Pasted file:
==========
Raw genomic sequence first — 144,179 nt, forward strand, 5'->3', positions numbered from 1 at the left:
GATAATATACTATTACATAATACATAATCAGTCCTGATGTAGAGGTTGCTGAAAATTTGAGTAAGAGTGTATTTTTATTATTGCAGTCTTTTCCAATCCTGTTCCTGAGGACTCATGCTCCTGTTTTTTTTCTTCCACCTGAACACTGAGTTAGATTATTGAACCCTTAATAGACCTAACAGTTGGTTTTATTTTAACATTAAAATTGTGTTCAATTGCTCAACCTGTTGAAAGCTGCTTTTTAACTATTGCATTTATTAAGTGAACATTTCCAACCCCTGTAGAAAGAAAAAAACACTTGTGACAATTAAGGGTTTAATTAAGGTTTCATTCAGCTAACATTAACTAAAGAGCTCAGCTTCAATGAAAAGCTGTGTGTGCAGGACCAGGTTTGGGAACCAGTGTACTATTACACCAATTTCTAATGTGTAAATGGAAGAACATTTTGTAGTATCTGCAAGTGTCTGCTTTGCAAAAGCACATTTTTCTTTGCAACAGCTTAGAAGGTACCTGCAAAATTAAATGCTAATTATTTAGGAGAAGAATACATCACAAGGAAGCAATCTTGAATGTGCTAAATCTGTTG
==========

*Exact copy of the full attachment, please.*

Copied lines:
Raw genomic sequence first — 144,179 nt, forward strand, 5'->3', positions numbered from 1 at the left:
GATAATATACTATTACATAATACATAATCAGTCCTGATGTAGAGGTTGCTGAAAATTTGAGTAAGAGTGTATTTTTATTATTGCAGTCTTTTCCAATCCTGTTCCTGAGGACTCATGCTCCTGTTTTTTTTCTTCCACCTGAACACTGAGTTAGATTATTGAACCCTTAATAGACCTAACAGTTGGTTTTATTTTAACATTAAAATTGTGTTCAATTGCTCAACCTGTTGAAAGCTGCTTTTTAACTATTGCATTTATTAAGTGAACATTTCCAACCCCTGTAGAAAGAAAAAAACACTTGTGACAATTAAGGGTTTAATTAAGGTTTCATTCAGCTAACATTAACTAAAGAGCTCAGCTTCAATGAAAAGCTGTGTGTGCAGGACCAGGTTTGGGAACCAGTGTACTATTACACCAATTTCTAATGTGTAAATGGAAGAACATTTTGTAGTATCTGCAAGTGTCTGCTTTGCAAAAGCACATTTTTCTTTGCAACAGCTTAGAAGGTACCTGCAAAATTAAATGCTAATTATTTAGGAGAAGAATACATCACAAGGAAGCAATCTTGAATGTGCTAAATCTGTTG